If you'd like to read our review of the original Remora Holster and the Kel-Tec PF9, click here to be taken to that review. And as one final note, here's some feedback on Remora Holsters that we received from one of our students recently:

Just a quick comment on one of your equipment reviews. Last year I purchased a Kel-Tec PF-9 and a Remora IWB holster for one of my concealed carry options. I absolutely love the holster. I often forget I am wearing it because it's so comfortable, but more important than comfort is the performance. I have to admit I was skeptical of an IWB with no clip or belt hooks. Well those concerns have been put to rest. Last weekend, with the nice weather, I found myself outside with the kids for several hours. I had my Remora holster and Kel-Tec on and was running around with the dog - and better yet, jumping on the trampoline with the kids. My setup didn't even slip! Literally doing flips and playing "crack the egg" on the trampoline and no issues whatsoever. 
- Sergio M., Prescott Valley, AZ

Stay Aware, Stay Safe, Train Hard.

-Glen Stilson

Wednesday, April 17, 2013

Personal Trauma Kits that can be Carried Everywhere

Emergencies can happen at any time: in the home or in the outdoors, in the middle of town or in the middle of nowhere. Recent tragedies such as Sandy Hook and the Boston Marathon attack have shown us that the average person can make a life-saving difference in emergencies if they have the proper tools and knowledge.
In this video, Independence Training Head Instructor Glen Stilson will talk about the types of small personal trauma kits that he carries with him wherever he goes.
Stay Aware, Stay Safe, Train Hard.

-Glen Stilson

Thursday, February 21, 2013

Winter Camping in Southern Utah - Gear Review

Back in August of 2012 I did a gear review from a trip to the Grenadier Mountains in Colorado, and a lot of our readers responded with how much they enjoyed it, so I wanted to share another gear review from a recent trip to the mountains of southern Utah.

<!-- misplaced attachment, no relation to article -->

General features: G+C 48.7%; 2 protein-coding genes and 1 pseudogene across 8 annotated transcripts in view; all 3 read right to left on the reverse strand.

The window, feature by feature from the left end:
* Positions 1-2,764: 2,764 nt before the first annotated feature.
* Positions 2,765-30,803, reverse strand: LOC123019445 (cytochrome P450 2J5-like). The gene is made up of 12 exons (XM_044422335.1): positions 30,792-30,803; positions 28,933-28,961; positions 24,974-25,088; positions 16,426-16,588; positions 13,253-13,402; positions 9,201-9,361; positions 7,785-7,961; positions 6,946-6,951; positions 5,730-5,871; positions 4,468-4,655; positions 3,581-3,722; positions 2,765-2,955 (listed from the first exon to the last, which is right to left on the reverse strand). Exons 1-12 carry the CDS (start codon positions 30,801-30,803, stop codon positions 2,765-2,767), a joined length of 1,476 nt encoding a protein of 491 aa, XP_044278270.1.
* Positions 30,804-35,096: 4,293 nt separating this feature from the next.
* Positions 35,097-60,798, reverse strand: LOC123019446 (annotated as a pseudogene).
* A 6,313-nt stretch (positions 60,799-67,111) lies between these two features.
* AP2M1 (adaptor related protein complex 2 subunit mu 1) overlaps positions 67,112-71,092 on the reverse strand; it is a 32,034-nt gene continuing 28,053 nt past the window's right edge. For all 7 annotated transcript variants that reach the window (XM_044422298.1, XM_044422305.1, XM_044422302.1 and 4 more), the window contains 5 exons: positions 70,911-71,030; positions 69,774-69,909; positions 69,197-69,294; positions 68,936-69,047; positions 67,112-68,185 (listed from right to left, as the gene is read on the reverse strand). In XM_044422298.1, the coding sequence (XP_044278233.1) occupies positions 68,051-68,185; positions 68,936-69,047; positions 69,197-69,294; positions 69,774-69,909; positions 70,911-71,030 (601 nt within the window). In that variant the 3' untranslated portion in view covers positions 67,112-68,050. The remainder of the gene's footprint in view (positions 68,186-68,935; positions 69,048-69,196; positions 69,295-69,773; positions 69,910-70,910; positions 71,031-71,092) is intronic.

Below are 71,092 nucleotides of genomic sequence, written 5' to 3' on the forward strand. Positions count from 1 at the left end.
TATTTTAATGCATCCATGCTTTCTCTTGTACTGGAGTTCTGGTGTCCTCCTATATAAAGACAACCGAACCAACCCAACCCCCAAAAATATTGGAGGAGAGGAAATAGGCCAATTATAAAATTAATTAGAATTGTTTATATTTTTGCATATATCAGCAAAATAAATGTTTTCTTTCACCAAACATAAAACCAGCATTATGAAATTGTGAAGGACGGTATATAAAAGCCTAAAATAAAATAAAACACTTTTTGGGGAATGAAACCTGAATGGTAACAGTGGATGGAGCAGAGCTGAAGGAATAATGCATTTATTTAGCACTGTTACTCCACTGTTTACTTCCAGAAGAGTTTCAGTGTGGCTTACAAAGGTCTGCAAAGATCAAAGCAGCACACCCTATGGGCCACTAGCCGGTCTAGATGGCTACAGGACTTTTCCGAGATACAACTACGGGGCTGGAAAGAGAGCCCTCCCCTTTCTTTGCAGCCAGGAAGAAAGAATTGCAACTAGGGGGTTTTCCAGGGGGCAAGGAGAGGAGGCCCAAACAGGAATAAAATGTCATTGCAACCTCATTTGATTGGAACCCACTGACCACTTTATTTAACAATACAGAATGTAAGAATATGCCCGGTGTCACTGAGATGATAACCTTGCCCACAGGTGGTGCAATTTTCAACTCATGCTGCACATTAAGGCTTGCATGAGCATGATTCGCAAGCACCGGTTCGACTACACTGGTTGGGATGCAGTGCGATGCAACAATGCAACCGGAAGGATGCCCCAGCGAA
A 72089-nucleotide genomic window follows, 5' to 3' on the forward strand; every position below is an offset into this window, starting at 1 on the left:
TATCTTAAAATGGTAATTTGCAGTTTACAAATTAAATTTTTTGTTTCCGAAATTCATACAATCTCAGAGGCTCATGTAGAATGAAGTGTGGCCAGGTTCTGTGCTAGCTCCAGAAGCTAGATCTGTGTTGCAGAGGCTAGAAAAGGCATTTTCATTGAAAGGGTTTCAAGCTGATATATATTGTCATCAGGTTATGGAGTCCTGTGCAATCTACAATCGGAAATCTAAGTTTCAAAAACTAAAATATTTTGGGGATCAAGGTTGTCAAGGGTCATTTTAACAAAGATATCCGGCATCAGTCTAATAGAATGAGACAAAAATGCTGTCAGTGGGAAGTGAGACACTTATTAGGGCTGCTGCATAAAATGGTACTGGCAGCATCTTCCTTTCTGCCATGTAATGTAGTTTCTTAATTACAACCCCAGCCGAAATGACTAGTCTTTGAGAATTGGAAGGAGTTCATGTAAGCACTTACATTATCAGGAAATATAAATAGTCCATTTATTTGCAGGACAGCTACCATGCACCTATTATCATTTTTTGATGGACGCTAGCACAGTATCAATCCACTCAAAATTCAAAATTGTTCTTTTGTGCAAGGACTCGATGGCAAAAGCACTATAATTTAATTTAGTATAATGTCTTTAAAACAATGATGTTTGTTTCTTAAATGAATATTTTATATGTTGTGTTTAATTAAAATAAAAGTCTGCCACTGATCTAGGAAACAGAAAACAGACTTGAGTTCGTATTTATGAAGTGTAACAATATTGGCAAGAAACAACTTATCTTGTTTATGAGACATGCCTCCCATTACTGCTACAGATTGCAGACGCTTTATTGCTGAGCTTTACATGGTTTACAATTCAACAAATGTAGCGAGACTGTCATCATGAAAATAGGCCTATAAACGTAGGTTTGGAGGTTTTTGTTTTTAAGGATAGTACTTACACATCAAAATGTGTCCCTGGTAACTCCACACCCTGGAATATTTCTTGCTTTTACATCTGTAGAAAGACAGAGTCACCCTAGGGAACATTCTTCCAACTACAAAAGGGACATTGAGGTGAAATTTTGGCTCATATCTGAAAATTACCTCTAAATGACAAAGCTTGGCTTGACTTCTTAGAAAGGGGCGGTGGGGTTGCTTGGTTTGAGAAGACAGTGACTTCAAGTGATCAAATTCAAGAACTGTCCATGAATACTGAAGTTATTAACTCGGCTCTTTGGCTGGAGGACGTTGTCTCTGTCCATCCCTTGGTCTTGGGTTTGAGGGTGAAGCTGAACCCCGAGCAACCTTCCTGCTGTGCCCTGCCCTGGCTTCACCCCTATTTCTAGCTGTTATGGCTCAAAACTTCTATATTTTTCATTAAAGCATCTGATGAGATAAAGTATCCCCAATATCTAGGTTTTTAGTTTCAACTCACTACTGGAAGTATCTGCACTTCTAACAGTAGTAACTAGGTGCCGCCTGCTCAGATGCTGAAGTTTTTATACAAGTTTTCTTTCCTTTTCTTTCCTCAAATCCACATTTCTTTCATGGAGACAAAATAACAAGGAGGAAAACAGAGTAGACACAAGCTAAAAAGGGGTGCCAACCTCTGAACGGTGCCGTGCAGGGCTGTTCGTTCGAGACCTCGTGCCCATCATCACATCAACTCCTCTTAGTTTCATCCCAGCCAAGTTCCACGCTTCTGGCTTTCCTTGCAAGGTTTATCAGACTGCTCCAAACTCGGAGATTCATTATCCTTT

Last month, I spent a week backpacking, snowshoeing, rock climbing, and canyoneering through southern Utah. I visited Cedar Breaks above Brian Head, hiked around in the Angel's Landing area in Zion National Park, and camped and climbed in Snow Canyon and Black Rocks just outside of St. George. The weather was pretty nice except for one rainy day, but it was fairly cold the entire week - I think the warmest it got was around 50 on the day we did rock climbing. The first night was below zero at Cedar Breaks, and most other nights were in the 20's, with daytime highs in the 40's.

Snowshoeing in Cedar Breaks out to our camp site.

Snow caves the first night.

The final approach to Angel's Landing in Zion National Park.

A look over the edge at the top of Angel's Landing - long drop, short stop.

Petrified Dunes in Snow Canyon

100ft rappel during one of the canyoneering trips near St. George.

As with every trip I take, I learned new things as well as tested my existing knowledge, and my regular gear held up wonderfully (my Optimus Crux stove struggled a little during some of the sub-freezing meal times, though). As usual, I had the opportunity to put some new gear to the test, and that's the information that I want to pass along here.